The Gospel and Politics

The Gospel and Politics

The people in the Bible group were discussing the Gospel messages of love: in particular, ‘Love your neighbor as yourself” (Luke 10:27); “Love your enemies, do good to them that hate you, bless them that curse you, pray for them that despitefully use you” (Luke 6:27-28); “Whatever you wish that others would do to you, do also to them” (Matt 7:12).

The focus of the conversation was on how these messages apply to everyday life. One person after another shared a relevant situation and others nodded their appreciation and agreement. Then Agnes (not her real name) said, “I’ve noticed how people, including many Christians, don’t apply the Gospel message to Donald Trump,” and the mood instantly changed.

A man blurted, “Trump doesn’t deserve love because of the hateful things he has said.” Several others offered similar thoughts, until someone stated, “This is supposed to be a discussion of Scripture, not politics,” and the subject quickly shifted.

To be sure, the recent presidential election has made the avoidance of political subjects in general, and of Donald Trump in particular, difficult. But is it wise to exclude those subjects from discussions about the Gospel message?

I say NO because I believe that politics in general and Donald Trump in particular are not just permissible but perfect subjects for such a discussion because they test our understanding of Jesus’ teaching, as well as the level of our commitment to it.

To say the subject of politics does not belong in a discussion of the Gospel message is to suggest that the Gospel message has no relevance to secular matters. Yet the Gospels lend no support to that idea. Similarly, to say, “Trump doesn’t deserve love because of the hateful things he has said,” implies that saying hateful things disqualifies a person from God’s love. Yet Jesus forgave far worse sins than hateful speech and he specifically commanded us to love one another as He has loved us, unconditionally.

Nowhere in Scripture does Jesus say or imply that if we really, really hate someone, we are dispensed from the obligation of loving that person. We are to love others no matter how badly they treat us—in other words, no matter how much reason they give us to hate them.

Similarly, it is often argued that if speaking of a subject causes us to become enraged, we should avoid speaking about it. But that guidance applies only in cases where we are incapable of self-control. (In such cases, we should seek psychological help.) In cases where we are simply in the habit of indulging our bad temper, we should endeavor to break the habit.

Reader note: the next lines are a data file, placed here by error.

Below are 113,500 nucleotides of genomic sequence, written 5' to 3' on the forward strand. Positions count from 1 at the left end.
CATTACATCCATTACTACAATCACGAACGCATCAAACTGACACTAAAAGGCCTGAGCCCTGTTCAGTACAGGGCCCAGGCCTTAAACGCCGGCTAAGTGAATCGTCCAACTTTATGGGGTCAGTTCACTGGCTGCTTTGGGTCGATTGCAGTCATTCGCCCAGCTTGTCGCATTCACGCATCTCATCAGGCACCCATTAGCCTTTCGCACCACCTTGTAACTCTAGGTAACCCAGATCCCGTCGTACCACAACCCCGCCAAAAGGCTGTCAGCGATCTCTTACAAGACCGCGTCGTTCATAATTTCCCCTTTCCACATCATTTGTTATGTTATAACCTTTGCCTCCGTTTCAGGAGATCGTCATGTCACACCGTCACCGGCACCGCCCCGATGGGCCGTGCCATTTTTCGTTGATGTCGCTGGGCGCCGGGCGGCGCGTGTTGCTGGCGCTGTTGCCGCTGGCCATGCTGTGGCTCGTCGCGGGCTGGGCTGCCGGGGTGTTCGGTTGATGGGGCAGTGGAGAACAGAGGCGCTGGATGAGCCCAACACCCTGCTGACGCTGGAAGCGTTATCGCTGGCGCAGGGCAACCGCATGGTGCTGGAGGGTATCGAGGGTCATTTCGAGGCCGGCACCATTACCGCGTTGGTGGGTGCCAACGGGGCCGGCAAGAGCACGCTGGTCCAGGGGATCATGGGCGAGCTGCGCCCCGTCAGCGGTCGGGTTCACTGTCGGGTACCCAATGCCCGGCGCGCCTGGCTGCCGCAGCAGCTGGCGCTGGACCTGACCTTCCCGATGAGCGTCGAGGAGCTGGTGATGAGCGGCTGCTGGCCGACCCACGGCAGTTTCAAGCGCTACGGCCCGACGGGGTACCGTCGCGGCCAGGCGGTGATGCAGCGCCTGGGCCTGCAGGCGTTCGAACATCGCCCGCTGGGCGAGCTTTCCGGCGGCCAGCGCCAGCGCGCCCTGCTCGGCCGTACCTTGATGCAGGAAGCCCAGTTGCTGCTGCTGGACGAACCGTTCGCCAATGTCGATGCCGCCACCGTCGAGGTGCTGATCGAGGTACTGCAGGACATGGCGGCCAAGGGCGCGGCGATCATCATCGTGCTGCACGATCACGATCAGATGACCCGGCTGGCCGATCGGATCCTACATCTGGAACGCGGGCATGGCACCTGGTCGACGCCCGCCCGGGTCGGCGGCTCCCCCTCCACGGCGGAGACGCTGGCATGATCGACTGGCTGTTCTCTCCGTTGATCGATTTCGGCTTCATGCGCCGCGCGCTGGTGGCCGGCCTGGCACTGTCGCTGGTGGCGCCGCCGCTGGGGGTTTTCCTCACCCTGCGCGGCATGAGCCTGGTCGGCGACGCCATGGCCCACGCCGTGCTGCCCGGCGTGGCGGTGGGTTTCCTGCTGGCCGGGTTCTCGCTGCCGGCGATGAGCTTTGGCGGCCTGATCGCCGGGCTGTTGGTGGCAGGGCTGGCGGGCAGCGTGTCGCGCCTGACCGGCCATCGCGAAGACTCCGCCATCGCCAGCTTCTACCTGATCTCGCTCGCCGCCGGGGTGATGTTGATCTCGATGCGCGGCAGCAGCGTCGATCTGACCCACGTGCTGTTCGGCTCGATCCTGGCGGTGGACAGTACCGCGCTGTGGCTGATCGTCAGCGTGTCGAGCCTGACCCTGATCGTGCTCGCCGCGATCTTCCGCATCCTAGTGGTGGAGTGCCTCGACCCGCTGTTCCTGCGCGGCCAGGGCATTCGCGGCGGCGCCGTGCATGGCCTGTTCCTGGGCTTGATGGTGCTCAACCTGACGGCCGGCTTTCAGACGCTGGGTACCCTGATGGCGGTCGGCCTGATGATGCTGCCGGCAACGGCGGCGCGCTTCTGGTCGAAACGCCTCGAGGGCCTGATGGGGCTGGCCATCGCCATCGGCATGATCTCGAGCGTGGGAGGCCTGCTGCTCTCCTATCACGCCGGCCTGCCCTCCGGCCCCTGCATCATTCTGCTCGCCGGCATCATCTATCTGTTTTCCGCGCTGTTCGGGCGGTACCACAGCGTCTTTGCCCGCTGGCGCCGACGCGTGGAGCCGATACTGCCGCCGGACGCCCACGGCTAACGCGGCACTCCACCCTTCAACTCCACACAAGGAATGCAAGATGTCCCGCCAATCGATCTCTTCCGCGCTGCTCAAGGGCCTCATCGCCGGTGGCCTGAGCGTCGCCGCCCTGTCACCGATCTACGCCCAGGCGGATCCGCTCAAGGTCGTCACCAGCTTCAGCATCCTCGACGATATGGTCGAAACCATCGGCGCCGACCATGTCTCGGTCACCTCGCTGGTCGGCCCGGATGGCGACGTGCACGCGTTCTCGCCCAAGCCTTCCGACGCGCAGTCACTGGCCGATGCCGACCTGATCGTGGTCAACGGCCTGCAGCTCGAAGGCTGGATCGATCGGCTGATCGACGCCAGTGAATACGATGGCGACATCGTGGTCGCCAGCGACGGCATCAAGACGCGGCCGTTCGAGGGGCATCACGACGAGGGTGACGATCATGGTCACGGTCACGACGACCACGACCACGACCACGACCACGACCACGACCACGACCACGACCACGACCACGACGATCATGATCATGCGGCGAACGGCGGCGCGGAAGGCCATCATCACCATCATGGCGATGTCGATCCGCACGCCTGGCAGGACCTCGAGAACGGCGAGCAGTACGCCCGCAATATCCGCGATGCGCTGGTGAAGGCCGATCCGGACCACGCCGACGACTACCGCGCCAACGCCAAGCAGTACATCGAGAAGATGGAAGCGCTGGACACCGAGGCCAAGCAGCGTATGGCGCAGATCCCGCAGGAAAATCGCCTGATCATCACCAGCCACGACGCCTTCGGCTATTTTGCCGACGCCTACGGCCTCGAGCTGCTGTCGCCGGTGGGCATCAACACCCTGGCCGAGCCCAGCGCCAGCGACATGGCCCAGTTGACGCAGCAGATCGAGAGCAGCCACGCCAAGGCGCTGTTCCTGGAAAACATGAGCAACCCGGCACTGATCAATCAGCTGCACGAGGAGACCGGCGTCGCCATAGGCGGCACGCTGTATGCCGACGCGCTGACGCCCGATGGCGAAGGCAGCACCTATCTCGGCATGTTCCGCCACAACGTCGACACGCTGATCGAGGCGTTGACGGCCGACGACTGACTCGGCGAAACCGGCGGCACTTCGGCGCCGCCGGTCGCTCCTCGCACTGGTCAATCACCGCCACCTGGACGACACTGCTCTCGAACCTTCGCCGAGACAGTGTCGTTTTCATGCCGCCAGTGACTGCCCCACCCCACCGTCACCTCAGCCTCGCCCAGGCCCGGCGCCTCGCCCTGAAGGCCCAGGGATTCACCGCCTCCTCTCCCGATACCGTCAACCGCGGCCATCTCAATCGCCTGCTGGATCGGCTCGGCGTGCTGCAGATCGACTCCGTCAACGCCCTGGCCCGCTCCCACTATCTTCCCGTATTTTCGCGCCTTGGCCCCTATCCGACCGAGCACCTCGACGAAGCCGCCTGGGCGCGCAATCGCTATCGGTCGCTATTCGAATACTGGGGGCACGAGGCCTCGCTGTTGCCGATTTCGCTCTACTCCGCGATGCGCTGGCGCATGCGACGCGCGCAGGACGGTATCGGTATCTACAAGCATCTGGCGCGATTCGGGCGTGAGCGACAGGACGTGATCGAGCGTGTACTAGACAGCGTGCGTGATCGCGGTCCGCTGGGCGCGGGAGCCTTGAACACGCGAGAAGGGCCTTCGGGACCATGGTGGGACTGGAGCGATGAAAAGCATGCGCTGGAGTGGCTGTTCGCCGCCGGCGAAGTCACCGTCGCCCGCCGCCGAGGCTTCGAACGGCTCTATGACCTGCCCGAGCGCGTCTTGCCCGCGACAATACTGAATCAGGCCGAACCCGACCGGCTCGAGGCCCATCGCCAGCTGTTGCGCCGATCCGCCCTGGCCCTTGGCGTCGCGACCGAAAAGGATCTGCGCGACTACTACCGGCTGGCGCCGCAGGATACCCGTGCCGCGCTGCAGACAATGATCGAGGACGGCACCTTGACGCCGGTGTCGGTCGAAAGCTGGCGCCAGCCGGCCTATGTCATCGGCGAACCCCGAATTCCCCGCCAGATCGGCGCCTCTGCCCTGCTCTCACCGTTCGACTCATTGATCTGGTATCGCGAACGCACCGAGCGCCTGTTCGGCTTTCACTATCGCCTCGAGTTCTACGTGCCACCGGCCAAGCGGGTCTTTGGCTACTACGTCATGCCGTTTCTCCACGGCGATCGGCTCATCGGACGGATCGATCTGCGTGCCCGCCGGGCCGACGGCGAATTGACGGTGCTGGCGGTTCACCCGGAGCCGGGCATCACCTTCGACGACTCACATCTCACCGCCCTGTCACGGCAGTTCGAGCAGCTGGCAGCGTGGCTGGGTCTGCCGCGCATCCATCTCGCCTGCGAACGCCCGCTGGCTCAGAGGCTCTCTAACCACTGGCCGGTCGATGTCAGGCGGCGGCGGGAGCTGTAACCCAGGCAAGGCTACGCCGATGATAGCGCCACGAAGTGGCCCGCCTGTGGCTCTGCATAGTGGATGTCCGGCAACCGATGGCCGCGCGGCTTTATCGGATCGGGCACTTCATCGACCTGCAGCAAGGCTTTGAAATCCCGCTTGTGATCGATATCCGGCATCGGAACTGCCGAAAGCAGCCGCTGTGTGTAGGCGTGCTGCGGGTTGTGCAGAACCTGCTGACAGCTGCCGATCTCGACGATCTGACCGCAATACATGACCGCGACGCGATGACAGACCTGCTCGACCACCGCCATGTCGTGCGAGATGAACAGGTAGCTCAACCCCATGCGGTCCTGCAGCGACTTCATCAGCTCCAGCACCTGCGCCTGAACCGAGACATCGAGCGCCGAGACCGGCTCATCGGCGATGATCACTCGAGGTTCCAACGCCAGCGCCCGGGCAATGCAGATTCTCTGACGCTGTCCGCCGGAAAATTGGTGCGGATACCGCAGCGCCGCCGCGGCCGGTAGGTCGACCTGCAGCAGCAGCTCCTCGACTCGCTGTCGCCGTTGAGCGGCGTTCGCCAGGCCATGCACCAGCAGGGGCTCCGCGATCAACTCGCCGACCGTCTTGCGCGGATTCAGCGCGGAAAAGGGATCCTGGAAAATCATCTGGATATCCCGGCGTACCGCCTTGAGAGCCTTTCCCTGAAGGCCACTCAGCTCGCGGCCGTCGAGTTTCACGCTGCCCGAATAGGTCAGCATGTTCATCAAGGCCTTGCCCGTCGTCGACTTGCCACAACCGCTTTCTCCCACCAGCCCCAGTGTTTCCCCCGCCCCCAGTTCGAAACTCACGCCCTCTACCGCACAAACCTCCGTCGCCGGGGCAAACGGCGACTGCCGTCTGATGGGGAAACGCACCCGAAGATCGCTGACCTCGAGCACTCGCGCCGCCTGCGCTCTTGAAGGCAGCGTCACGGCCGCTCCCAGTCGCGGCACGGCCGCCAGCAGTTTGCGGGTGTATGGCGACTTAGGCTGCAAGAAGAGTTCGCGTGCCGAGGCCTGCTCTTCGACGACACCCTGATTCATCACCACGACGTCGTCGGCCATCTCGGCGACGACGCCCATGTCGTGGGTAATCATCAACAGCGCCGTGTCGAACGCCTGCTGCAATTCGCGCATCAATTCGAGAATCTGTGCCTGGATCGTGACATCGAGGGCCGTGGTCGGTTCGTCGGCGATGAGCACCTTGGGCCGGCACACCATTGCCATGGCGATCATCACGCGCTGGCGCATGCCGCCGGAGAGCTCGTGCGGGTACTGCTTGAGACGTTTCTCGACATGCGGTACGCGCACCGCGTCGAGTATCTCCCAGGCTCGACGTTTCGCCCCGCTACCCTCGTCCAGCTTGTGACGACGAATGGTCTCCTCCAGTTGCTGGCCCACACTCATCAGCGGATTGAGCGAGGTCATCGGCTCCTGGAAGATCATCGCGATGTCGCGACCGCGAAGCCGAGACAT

These reminders of our obligation to love are all well and good, some will say, but there is still much to be said for refraining from discussions that disturb peace and harmony and strain relationships. They have a point. But it also true that Christians are called to witness for their faith, be “ambassadors for Christ,” in St. Paul’s words (2 Cor. 5:18-20). This obligation entails not merely preaching Scripture to others but also sharing with them the insights about timely issues that flow from the Christian perspective.

The way we gain those insights is to seek the truth about controversial issues by listening to all viewpoints and prayerfully evaluating them in light of Christian teaching. The problem is if we refuse to exchange ideas about controversial issues with fellow Christians, we will surely lack the courage to do so with others. And if we avoid talking about such issues, it won’t be long before we stop thinking about them. Accordingly, when the time comes for us to be a voice for truth, we will have nothing meaningful to say.

Those who still fear discussing controversial issues in Christian gatherings need only remember Jesus’ promise, “For where two or three have gathered together in My name, I am there in their midst” (Matt 18:20)

Copyright © 2017 by Vincent Ryan Ruggiero. All rights reserved

Print Friendly, PDF & Email
Written by
Vincent Ryan Ruggiero